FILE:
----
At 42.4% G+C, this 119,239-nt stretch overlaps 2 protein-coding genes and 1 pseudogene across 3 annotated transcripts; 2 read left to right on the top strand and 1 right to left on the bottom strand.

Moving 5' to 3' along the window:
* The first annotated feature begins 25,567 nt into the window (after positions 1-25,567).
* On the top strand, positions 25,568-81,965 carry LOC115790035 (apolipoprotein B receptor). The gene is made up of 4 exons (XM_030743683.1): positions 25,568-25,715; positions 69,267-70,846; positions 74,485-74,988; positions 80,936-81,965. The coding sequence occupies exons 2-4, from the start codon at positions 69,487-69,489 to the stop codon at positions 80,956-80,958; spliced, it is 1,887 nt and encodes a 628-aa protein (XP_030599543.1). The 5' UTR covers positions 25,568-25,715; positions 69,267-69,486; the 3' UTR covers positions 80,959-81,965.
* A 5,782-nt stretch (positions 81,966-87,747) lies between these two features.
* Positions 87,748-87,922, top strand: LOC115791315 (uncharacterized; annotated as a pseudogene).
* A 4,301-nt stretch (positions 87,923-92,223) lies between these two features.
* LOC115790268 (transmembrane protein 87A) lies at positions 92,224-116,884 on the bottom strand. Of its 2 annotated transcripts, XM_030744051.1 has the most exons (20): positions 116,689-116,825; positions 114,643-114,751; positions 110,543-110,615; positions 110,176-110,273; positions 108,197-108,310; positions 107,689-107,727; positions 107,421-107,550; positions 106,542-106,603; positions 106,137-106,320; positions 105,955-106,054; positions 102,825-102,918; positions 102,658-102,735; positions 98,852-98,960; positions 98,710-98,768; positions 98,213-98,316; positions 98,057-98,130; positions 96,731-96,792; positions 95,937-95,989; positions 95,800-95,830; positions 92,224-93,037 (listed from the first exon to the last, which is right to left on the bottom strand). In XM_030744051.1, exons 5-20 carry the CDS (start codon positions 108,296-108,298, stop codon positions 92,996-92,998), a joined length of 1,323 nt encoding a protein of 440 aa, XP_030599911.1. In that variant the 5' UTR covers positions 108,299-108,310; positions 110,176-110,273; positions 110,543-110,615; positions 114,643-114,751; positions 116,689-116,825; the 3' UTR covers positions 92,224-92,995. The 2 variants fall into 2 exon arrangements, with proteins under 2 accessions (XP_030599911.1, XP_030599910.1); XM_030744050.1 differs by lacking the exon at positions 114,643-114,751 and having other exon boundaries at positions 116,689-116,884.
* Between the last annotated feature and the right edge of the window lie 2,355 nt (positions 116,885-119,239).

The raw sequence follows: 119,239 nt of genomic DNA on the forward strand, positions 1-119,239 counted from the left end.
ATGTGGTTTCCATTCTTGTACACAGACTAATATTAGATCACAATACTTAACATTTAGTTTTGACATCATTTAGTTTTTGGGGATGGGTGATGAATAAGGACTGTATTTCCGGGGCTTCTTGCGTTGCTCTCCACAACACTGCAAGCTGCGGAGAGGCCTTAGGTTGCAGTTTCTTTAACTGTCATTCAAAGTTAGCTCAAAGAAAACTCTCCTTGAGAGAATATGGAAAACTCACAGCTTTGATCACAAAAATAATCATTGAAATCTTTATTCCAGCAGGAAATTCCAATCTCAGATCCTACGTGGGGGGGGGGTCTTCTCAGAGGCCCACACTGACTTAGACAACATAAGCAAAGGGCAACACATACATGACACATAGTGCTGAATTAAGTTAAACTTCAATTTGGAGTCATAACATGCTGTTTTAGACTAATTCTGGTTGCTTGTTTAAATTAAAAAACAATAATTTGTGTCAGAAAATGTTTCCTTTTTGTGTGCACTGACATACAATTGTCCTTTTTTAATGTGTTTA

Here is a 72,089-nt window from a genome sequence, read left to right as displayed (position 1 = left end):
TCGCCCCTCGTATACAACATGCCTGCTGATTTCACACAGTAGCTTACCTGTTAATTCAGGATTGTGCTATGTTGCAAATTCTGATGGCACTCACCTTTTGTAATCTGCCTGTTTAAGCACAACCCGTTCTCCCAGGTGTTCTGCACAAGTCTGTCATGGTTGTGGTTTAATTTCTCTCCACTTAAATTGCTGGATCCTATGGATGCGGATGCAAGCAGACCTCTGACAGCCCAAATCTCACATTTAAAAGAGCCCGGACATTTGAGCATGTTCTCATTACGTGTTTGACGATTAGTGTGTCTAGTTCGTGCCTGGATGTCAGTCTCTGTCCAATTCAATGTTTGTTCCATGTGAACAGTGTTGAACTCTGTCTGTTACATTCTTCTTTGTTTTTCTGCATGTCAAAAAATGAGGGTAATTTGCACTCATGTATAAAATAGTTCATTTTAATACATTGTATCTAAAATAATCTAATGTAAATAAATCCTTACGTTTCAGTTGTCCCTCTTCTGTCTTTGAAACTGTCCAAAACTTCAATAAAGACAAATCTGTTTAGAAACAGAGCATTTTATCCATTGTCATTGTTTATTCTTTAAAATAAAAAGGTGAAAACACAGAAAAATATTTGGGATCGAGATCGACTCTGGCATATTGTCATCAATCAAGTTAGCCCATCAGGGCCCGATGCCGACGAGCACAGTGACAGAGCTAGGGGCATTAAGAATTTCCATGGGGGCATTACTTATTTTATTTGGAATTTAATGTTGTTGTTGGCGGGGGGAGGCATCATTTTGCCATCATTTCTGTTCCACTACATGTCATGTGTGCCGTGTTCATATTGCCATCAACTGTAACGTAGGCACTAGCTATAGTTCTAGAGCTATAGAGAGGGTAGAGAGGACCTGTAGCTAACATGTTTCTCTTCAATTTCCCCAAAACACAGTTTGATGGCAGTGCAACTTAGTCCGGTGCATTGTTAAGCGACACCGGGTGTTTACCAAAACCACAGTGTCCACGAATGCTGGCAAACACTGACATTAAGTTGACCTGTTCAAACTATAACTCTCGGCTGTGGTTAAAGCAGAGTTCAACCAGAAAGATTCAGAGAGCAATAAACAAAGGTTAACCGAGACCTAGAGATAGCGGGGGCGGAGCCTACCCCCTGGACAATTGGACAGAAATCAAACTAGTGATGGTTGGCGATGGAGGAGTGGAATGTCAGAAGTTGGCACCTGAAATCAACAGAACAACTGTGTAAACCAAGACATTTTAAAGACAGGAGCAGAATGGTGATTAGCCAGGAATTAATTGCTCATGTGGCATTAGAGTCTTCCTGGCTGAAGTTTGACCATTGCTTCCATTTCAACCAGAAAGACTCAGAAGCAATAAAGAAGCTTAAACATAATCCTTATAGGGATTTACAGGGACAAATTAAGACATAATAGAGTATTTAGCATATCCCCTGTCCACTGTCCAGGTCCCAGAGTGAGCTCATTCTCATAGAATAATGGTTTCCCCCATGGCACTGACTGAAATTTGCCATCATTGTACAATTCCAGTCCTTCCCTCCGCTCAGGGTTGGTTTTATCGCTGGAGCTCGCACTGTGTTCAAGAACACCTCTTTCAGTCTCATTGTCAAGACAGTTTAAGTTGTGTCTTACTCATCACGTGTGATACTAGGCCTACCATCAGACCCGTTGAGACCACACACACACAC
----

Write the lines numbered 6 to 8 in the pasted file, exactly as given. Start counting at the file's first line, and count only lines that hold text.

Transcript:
* Positions 87,748-87,922, top strand: LOC115791315 (uncharacterized; annotated as a pseudogene).
* A 4,301-nt stretch (positions 87,923-92,223) lies between these two features.
* LOC115790268 (transmembrane protein 87A) lies at positions 92,224-116,884 on the bottom strand. Of its 2 annotated transcripts, XM_030744051.1 has the most exons (20): positions 116,689-116,825; positions 114,643-114,751; positions 110,543-110,615; positions 110,176-110,273; positions 108,197-108,310; positions 107,689-107,727; positions 107,421-107,550; positions 106,542-106,603; positions 106,137-106,320; positions 105,955-106,054; positions 102,825-102,918; positions 102,658-102,735; positions 98,852-98,960; positions 98,710-98,768; positions 98,213-98,316; positions 98,057-98,130; positions 96,731-96,792; positions 95,937-95,989; positions 95,800-95,830; positions 92,224-93,037 (listed from the first exon to the last, which is right to left on the bottom strand). In XM_030744051.1, exons 5-20 carry the CDS (start codon positions 108,296-108,298, stop codon positions 92,996-92,998), a joined length of 1,323 nt encoding a protein of 440 aa, XP_030599911.1. In that variant the 5' UTR covers positions 108,299-108,310; positions 110,176-110,273; positions 110,543-110,615; positions 114,643-114,751; positions 116,689-116,825; the 3' UTR covers positions 92,224-92,995. The 2 variants fall into 2 exon arrangements, with proteins under 2 accessions (XP_030599911.1, XP_030599910.1); XM_030744050.1 differs by lacking the exon at positions 114,643-114,751 and having other exon boundaries at positions 116,689-116,884.